A Rockland Key-based towing company claims the city of Key West illegally booted it from the police rotation call list and wants a judge to order it back on, according to a civil lawsuit filed in state court.
Anchor Towing, at 189 U.S. 1 on Rockland Key, wants a judge to reinstate it in the department's rotation of trucks called when police need a vehicle removed from the road due to a car crash, the arrest of a driver or recovery of a stolen or abandoned vehicle, according to the seven-page lawsuit filed on July 31.
The lawsuit names Key West and City Manager Bob Vitas as defendants.
According to the city of Key West's wrecker ordinance, licensed tow companies that meet the city's criteria can participate in a rotating call list whenever police need a wrecker.
The companies rotate due to fairness, given that such calls are "extremely lucrative to the holders of those licenses," according to the lawsuit.
"The licenses to participate on the rotation call list is the most valuable asset held by many Key West auto wrecker companies."
According to the ordinance, companies are allowed to charge owners $135 a tow for wrecked or abandoned vehicles that weigh less than 5 tons -- most cars, trucks and motorcycles.
That fee goes up to $485 for industrial vehicles weighing up to 26 tons.
"The Police Department made a determination that Anchor was in violation of the ordinance and Anchor received a notice of hearing before the city manager," said City Attorney Shawn Smith.
"They came in, presented their testimony and the city manager made an appropriate determination that Anchor failed to meet the terms of ordinance."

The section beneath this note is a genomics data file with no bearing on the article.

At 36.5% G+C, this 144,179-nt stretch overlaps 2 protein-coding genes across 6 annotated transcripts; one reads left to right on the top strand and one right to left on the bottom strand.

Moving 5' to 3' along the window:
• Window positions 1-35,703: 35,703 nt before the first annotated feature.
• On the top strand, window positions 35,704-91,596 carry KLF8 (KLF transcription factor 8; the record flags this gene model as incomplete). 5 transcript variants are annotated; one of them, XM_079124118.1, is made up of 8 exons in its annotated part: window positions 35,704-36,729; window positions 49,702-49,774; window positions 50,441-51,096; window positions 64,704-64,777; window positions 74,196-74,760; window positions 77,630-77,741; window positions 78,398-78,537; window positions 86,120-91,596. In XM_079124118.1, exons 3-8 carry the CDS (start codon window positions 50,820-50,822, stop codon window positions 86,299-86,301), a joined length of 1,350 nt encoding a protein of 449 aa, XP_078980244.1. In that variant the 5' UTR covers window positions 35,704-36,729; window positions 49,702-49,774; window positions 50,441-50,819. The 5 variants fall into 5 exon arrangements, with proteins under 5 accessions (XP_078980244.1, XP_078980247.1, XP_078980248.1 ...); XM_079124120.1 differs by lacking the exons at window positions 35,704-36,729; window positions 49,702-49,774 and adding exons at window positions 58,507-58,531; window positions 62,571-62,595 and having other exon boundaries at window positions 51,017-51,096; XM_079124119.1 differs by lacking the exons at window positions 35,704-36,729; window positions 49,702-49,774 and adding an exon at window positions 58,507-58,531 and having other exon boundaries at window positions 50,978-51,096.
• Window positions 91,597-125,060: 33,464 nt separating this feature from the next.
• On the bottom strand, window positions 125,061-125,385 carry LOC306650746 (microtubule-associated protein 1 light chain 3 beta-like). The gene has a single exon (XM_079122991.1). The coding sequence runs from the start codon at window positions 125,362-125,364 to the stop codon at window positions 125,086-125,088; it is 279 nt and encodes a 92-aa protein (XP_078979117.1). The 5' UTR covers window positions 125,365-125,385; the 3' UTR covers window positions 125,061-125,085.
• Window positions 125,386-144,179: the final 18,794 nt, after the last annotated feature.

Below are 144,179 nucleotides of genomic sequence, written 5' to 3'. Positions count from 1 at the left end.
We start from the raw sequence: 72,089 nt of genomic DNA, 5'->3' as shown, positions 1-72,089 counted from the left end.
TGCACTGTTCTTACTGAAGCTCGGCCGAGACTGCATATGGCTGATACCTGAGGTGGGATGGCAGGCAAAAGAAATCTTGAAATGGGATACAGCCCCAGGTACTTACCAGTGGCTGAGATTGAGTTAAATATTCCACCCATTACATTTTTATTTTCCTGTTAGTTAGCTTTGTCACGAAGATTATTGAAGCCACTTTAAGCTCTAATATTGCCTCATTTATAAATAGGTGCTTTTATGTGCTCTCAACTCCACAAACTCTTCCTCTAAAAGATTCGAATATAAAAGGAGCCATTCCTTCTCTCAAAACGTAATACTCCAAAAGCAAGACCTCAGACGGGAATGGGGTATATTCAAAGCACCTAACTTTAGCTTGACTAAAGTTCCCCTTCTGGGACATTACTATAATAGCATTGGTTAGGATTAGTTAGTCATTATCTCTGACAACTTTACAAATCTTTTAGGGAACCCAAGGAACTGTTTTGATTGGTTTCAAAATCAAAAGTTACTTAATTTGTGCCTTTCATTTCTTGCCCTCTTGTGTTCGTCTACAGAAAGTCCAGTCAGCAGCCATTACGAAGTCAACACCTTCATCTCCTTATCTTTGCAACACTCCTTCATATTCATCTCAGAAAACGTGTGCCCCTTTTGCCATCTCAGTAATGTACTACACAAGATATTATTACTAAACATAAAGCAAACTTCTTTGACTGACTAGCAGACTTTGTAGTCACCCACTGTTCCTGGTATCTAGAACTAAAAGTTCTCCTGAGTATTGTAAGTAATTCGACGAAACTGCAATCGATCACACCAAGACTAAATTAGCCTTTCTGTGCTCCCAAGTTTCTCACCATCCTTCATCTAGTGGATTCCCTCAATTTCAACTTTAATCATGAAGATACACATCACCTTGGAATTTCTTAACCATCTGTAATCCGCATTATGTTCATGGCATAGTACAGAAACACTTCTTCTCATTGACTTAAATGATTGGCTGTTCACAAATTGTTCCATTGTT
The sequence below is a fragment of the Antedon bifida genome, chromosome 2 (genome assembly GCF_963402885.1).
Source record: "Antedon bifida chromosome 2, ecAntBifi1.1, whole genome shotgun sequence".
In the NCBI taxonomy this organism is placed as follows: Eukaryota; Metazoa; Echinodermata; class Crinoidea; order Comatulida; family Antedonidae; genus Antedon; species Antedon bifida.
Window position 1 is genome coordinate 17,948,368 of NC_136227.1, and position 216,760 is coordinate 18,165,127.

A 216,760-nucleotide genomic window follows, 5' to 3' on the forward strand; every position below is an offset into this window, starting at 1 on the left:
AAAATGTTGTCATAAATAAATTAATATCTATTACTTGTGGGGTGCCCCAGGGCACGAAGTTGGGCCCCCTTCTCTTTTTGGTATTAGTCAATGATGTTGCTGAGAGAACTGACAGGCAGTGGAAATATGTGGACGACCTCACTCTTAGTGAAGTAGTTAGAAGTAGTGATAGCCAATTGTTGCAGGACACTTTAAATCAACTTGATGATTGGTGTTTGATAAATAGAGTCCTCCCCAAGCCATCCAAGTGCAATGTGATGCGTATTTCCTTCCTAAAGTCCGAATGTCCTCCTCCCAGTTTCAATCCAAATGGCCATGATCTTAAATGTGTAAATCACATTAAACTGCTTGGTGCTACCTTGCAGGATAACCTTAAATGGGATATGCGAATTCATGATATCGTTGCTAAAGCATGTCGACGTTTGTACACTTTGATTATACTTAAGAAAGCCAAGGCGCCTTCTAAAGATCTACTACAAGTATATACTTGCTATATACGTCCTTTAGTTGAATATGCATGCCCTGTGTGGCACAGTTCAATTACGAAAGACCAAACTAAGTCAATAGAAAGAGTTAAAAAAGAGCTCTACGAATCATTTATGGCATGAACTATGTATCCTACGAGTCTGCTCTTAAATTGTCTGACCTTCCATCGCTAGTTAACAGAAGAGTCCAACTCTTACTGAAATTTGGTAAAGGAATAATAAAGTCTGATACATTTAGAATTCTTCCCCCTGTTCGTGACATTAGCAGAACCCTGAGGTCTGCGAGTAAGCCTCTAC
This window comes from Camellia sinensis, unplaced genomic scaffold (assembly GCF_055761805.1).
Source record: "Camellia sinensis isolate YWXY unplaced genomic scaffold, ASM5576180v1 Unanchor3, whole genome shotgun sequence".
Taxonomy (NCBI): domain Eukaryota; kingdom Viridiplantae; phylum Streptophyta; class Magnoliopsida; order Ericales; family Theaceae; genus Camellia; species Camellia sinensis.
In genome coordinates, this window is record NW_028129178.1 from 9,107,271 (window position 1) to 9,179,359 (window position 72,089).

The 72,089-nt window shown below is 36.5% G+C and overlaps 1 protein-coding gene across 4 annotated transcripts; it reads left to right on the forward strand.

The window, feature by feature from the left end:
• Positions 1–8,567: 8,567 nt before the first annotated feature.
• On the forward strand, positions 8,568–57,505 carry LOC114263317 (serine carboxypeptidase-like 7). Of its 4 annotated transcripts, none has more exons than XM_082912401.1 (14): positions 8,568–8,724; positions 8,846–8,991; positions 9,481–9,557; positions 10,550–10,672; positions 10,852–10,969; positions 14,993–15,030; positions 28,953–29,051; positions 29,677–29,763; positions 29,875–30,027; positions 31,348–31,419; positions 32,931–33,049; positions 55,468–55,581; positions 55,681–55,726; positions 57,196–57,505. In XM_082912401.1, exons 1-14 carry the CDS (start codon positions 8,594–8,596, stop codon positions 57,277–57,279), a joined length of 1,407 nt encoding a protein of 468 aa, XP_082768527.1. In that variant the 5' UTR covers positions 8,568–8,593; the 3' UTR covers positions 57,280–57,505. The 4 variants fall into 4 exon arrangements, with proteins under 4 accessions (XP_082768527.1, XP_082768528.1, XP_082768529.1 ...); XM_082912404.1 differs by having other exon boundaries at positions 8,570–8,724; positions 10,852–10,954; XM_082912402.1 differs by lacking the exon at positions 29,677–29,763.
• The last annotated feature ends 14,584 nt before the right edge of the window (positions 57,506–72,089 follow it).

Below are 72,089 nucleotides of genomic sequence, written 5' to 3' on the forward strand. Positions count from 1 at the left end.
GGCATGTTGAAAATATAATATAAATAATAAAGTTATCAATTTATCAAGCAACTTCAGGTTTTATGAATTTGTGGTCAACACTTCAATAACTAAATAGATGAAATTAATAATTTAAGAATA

The lawsuit alleges City Manager Bob Vitas yanked Anchor Towing from the tow rotation because the company failed to "provide (inside) storage facilities maintained at the operator's place of business."
Anchor Towing has two business locations -- its office and outside storage area at 189 U.S. 1, and a second location at 161 U.S. 1, about a quarter-mile away, the site of its inside storage facility.
On June 7, Anchor Towing was told the city was holding a non-compliance hearing due to a police complaint that the companies' "inside storage facility is not the same facility where their office/space of business and outside storage are located," according to the lawsuit.
On July 5, Anchor Towing was notified it was being suspended from the rotation call lists based on the differing locations of the office and outside storage area.
The city is playing loose with the legislative intent of the wrecker ordinance, said Anchor Towing attorney Lee Rohe of Summerland Key.
He argues there is no requirement in the city code mandating the inside vehicle storage facility be at the same place as the company's office.
"We think they're going way outside the language of their ordinance," Rohe said.
"I think it would be a due process problem to go from a system of fairness to a system of placing that authority with the city manager."
Such a move eschews the legislative intent of the ordinance, which was really about fairness among competing tow companies, he said.
"If they really want to change the ordinance, they should do it through public readings with comments and so forth," Rohe said.
He notes in the lawsuit that the wrecker ordinance provides no appeal to Vitas' decision, thus the lawsuit.
Chief Circuit Judge David Audlin will preside over the case. No tentative trial date had been scheduled as of Wednesday.